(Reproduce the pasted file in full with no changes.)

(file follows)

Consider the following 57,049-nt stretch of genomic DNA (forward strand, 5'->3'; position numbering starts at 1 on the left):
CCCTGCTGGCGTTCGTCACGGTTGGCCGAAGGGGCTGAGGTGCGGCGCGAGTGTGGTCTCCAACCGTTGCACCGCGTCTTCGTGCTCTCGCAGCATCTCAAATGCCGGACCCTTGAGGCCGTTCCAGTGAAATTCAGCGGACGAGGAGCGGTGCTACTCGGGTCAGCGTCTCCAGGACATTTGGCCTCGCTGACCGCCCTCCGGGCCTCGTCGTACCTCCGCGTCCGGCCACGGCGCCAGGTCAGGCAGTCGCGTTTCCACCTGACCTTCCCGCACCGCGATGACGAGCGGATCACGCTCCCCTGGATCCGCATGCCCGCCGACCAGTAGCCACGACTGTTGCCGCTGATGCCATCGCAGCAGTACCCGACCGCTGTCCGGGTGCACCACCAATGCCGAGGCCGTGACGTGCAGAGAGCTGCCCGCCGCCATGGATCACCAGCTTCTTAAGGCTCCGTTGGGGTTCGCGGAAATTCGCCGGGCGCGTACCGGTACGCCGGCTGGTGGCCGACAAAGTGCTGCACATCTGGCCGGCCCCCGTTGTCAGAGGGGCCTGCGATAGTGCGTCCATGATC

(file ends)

Consider the following 57,049-nt stretch of genomic DNA (forward strand, 5'->3'; position numbering starts at 1 on the left):
CCCTGCTGGCGTTCGTCACGGTTGGCCGAAGGGGCTGAGGTGCGGCGCGAGTGTGGTCTCCAACCGTTGCACCGCGTCTTCGTGCTCTCGCAGCATCTCAAATGCCGGACCCTTGAGGCCGTTCCAGTGAAATTCAGCGGACGAGGAGCGGTGCTACTCGGGTCAGCGTCTCCAGGACATTTGGCCTCGCTGACCGCCCTCCGGGCCTCGTCGTACCTCCGCGTCCGGCCACGGCGCCAGGTCAGGCAGTCGCGTTTCCACCTGACCTTCCCGCACCGCGATGACGAGCGGATCACGCTCCCCTGGATCCGCATGCCCGCCGACCAGTAGCCACGACTGTTGCCGCTGATGCCATCGCAGCAGTACCCGACCGCTGTCCGGGTGCACCACCAATGCCGAGGCCGTGACGTGCAGAGAGCTGCCCGCCGCCATGGATCACCAGCTTCTTAAGGCTCCGTTGGGGTTCGCGGAAATTCGCCGGGCGCGTACCGGTACGCCGGCTGGTGGCCGACAAAGTGCTGCACATCTGGCCGGCCCCCGTTGTCAGAGGGGCCTGCGATAGTGCGTCCATGATC